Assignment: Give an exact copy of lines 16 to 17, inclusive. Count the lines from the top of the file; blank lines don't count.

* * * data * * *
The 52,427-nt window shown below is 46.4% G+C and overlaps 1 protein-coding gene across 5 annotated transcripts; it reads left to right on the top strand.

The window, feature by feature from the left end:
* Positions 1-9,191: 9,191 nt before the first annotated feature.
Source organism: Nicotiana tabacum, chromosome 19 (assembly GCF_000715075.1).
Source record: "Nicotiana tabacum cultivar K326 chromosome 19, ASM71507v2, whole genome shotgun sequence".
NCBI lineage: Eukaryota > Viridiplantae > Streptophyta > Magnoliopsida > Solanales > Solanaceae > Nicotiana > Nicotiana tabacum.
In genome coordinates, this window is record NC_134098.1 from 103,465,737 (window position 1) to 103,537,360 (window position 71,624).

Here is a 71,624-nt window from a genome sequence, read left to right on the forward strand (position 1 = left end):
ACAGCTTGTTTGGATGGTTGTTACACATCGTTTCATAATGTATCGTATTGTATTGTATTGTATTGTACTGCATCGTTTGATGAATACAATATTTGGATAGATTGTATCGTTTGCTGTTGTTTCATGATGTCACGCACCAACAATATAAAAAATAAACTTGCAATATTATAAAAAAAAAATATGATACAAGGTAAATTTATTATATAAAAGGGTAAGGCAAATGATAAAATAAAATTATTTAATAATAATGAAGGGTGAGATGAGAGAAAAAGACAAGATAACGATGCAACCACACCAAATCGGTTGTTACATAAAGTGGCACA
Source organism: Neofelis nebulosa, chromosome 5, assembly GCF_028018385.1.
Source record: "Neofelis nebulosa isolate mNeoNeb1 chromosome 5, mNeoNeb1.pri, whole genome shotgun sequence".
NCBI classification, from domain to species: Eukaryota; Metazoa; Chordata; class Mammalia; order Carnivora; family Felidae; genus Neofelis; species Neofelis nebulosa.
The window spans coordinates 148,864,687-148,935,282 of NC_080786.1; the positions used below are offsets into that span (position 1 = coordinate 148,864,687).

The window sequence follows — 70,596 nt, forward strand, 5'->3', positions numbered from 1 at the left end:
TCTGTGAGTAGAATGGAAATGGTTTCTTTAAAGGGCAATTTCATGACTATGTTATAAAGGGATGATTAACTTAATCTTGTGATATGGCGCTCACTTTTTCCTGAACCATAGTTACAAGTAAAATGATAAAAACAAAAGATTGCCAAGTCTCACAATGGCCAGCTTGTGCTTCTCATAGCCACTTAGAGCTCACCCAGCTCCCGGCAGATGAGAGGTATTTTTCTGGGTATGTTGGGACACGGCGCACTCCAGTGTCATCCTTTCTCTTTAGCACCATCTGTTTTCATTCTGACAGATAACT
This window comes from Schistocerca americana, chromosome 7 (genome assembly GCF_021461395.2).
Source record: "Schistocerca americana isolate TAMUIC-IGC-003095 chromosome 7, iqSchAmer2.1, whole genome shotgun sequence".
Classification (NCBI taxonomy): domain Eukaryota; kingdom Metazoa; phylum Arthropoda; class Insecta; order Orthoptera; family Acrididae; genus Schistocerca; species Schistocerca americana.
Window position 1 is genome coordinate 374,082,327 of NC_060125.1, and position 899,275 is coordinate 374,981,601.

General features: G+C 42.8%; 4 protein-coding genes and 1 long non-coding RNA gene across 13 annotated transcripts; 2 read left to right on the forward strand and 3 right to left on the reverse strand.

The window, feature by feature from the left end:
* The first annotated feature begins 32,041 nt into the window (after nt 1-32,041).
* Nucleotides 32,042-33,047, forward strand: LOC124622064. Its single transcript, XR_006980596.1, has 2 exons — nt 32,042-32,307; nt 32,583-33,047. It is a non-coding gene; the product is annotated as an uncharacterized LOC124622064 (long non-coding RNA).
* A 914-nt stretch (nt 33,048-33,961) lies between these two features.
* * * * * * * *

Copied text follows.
This window comes from Schistocerca americana, chromosome 7 (genome assembly GCF_021461395.2).
Source record: "Schistocerca americana isolate TAMUIC-IGC-003095 chromosome 7, iqSchAmer2.1, whole genome shotgun sequence".